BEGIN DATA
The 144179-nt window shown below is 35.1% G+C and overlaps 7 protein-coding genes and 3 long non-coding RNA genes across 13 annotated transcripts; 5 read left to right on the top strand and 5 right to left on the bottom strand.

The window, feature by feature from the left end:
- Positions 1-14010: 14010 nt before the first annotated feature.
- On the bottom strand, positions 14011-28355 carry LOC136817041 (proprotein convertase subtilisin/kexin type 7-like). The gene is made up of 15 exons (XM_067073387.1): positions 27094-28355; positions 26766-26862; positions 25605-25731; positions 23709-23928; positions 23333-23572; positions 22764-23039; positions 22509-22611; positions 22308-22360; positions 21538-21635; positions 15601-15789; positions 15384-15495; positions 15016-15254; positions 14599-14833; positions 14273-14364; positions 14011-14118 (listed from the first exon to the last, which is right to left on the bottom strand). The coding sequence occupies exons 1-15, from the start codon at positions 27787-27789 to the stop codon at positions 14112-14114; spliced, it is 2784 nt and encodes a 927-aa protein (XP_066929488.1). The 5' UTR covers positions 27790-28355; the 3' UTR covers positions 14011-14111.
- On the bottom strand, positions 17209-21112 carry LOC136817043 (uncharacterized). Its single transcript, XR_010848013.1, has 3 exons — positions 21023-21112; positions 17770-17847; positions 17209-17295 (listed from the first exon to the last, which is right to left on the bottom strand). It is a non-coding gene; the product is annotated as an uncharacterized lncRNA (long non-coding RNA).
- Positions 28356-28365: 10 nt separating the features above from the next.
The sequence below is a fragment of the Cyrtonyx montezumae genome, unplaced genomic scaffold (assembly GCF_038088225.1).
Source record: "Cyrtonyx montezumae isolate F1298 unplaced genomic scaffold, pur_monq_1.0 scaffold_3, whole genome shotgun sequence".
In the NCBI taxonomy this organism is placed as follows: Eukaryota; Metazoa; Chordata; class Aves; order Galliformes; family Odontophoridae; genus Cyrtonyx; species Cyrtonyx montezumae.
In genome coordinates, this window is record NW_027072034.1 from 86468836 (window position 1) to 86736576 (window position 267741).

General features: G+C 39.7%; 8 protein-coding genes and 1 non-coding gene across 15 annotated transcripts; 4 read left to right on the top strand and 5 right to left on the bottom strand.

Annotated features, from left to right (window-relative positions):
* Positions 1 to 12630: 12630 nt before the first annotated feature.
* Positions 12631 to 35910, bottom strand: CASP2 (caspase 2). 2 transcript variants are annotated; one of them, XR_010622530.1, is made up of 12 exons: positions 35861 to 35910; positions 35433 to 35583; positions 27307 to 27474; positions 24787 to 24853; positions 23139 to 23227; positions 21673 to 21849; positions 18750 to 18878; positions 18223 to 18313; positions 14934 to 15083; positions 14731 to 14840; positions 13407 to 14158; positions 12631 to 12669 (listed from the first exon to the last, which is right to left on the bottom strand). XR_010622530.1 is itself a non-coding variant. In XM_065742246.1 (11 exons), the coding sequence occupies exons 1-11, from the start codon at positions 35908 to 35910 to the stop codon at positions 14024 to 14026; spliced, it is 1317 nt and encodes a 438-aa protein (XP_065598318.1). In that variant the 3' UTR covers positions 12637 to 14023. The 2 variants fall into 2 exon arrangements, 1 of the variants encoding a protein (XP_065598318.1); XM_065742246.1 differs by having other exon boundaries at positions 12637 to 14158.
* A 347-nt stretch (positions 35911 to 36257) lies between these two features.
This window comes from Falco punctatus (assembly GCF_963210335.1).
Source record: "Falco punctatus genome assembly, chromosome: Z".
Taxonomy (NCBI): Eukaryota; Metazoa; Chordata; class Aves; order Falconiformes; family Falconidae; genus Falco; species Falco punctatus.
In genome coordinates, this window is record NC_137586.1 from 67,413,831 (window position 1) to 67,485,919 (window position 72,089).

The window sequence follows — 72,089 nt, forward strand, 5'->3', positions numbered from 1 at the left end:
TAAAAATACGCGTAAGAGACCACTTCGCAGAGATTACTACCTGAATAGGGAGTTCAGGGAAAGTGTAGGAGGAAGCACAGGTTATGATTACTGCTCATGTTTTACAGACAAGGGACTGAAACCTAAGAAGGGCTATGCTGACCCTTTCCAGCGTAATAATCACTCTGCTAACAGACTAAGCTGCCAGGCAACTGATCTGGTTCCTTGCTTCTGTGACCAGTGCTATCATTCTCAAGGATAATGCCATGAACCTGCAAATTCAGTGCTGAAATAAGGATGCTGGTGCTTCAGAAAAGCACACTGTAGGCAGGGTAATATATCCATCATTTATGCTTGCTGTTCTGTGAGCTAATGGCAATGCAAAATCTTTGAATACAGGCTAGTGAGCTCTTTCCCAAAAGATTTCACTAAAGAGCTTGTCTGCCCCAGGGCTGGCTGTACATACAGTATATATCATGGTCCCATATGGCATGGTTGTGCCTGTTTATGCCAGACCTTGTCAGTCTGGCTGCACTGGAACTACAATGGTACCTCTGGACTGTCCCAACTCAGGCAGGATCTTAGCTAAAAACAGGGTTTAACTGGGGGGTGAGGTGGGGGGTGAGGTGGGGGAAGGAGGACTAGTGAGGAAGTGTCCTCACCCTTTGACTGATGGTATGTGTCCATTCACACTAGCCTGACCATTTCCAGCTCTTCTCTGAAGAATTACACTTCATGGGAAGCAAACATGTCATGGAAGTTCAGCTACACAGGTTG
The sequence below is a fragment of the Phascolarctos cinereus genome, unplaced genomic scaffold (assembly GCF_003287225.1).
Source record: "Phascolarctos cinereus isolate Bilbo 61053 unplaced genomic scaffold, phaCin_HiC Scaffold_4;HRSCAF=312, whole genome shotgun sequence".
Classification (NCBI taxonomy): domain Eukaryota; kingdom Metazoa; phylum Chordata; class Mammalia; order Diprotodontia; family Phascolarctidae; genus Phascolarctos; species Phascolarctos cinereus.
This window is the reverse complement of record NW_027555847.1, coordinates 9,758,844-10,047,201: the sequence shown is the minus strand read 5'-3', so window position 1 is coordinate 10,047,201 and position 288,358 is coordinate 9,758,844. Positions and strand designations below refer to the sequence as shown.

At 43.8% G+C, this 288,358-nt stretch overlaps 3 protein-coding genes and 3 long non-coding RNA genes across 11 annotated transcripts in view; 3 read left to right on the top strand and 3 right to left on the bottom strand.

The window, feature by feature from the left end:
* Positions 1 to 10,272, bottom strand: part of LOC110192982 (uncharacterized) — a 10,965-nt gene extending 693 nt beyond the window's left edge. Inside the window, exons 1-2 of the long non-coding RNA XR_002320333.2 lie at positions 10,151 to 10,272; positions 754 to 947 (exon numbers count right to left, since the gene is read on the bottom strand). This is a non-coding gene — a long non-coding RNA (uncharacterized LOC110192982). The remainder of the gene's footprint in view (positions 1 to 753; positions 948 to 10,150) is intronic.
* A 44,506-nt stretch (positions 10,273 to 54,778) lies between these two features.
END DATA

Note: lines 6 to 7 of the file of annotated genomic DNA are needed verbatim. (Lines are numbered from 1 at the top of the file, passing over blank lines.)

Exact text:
- Positions 28356-28365: 10 nt separating the features above from the next.
The sequence below is a fragment of the Cyrtonyx montezumae genome, unplaced genomic scaffold (assembly GCF_038088225.1).